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Meet the new generation of hybrid workers

According to technology research company Gartner, the number of employees in knowledge-intensive occupations working remotely either some or all of the time more than doubled between 2019 and 2021 – from just over a quarter to more than half.

It also found that, in 2022, 51% of the UK’s entire workforce expected to spend at least one day a week working remotely.1

One major impact of this seismic shift is that workers have more choice than ever before about where, how and even when they work – it’s not all just working from home!

As a result, our working personalities have been given more room to develop, and a new generation of colleagues is emerging.

Here we explore some of the common personas that are emerging as part of new hybrid working environments, and some of the technological, managerial, and other considerations that go with them.


The digital nomad

Illustration of a digital nomad arranging a meeting using a notebook computer while sat on a towel on a sunny beach

With no need to work in a fixed physical location, this person intends to take full advantage of their geographical freedom. One week they might be in Barcelona, the next in Berlin. Or they might live somewhere too remote to commute to an office, so choose to do most of their work everywhere else.

A 2020 study in the U.S. by workforce management company MBO partners found that 10.9 million American workers said they currently work this way, an increase of 49 percent compared with 2019.2

For managers that are used to the traditional working model based on overseeing a team all based in one place, managing digital nomads can require a change in mind-set. Obviously clocking in and out is no longer an option, so task-based working is key, and trust plays a big role.

But, for those struggling to find the right people for roles from local talent pools, being willing to hire a digital nomad – who might be located in another city – or even country– can open up large numbers of new candidates and make positions easier to fill.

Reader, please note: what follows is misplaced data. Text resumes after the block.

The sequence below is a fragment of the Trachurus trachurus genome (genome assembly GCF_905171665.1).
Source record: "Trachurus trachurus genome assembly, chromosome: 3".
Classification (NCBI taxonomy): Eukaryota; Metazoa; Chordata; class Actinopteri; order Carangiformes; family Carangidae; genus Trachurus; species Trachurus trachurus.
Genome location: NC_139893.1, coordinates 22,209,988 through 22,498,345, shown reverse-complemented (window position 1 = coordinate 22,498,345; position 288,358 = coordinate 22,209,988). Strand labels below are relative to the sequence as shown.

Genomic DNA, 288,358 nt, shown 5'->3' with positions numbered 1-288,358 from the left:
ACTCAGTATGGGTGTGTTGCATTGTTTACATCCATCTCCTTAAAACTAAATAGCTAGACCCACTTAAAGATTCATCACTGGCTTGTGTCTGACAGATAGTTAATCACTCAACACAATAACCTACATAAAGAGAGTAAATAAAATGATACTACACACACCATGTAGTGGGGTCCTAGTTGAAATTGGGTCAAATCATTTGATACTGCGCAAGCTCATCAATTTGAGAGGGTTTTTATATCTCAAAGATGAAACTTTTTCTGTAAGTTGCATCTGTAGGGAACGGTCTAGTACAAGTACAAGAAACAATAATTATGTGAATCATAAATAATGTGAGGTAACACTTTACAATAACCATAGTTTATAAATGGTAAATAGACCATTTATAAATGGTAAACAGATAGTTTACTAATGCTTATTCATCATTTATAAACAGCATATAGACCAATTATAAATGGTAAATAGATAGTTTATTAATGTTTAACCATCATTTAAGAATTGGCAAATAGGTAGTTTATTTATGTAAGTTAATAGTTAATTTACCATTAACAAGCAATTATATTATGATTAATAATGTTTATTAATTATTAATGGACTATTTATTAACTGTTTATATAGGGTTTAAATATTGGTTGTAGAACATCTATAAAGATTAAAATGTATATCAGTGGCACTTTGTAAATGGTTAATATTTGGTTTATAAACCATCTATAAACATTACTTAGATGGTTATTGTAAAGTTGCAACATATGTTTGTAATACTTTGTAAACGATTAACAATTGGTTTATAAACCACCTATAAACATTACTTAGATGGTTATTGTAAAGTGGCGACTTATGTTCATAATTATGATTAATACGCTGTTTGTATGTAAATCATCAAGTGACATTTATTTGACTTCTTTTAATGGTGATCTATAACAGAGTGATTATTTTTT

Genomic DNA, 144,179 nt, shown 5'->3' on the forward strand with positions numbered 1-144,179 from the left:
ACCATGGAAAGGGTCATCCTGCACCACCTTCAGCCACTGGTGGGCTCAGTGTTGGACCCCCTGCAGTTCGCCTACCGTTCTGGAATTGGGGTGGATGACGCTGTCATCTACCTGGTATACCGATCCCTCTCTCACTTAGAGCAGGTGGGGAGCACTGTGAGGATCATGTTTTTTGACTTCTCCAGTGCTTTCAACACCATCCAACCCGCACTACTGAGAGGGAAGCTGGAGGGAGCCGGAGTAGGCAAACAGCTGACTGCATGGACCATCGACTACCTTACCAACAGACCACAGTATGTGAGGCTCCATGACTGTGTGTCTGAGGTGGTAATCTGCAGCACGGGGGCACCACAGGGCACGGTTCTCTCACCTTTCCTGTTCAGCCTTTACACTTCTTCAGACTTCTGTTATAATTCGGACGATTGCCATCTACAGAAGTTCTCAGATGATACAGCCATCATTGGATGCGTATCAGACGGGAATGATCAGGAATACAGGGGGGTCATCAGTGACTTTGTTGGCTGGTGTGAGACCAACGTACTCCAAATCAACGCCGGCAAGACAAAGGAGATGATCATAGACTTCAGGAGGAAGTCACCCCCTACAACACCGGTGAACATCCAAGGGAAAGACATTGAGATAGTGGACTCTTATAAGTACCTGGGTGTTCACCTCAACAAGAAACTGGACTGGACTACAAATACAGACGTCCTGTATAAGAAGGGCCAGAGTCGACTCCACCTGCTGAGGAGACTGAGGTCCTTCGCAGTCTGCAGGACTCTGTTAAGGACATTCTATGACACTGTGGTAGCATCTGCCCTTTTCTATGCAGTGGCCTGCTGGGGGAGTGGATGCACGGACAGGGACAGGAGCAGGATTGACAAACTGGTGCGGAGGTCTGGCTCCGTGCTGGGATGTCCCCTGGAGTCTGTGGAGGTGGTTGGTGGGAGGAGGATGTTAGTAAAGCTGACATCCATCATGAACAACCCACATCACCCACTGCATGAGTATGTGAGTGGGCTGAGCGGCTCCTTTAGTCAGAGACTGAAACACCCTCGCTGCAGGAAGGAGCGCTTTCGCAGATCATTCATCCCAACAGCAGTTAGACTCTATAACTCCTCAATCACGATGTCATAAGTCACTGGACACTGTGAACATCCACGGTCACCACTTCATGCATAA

Ideal working pattern:

Only in the office when there is no alternative to meeting others face-to-face.

Key IT requirements:

A fully-mobile working setup that provides reliable access to the network, but which can easily be packed into a suitcase.


The parental juggler

Illustration of a parental juggler using a notebook computer while sat in a armchair with a baby in one hand and a small child climbing up the side of a fridge

This person’s working day is governed by nursery and school drop-off and pick-up times and the family routine.

Regularly working from home cuts out the commute and allows them to maximise the time available for work.

But that doesn’t mean that full-time home working is necessarily their preference. Going into the office provides an opportunity for some completely child-free time and a change from often-chaotic family life.

At the same time, as more and more colleagues have returned to work on a more full-time or blended working basis, many remote-working parents are beginning to become concerned about a lack of visibility around the office, so a balance between working from home and days in the office is key for many working parents.

Ideal working pattern:

Completely flexible to fit with family needs, but with more home-working than office time.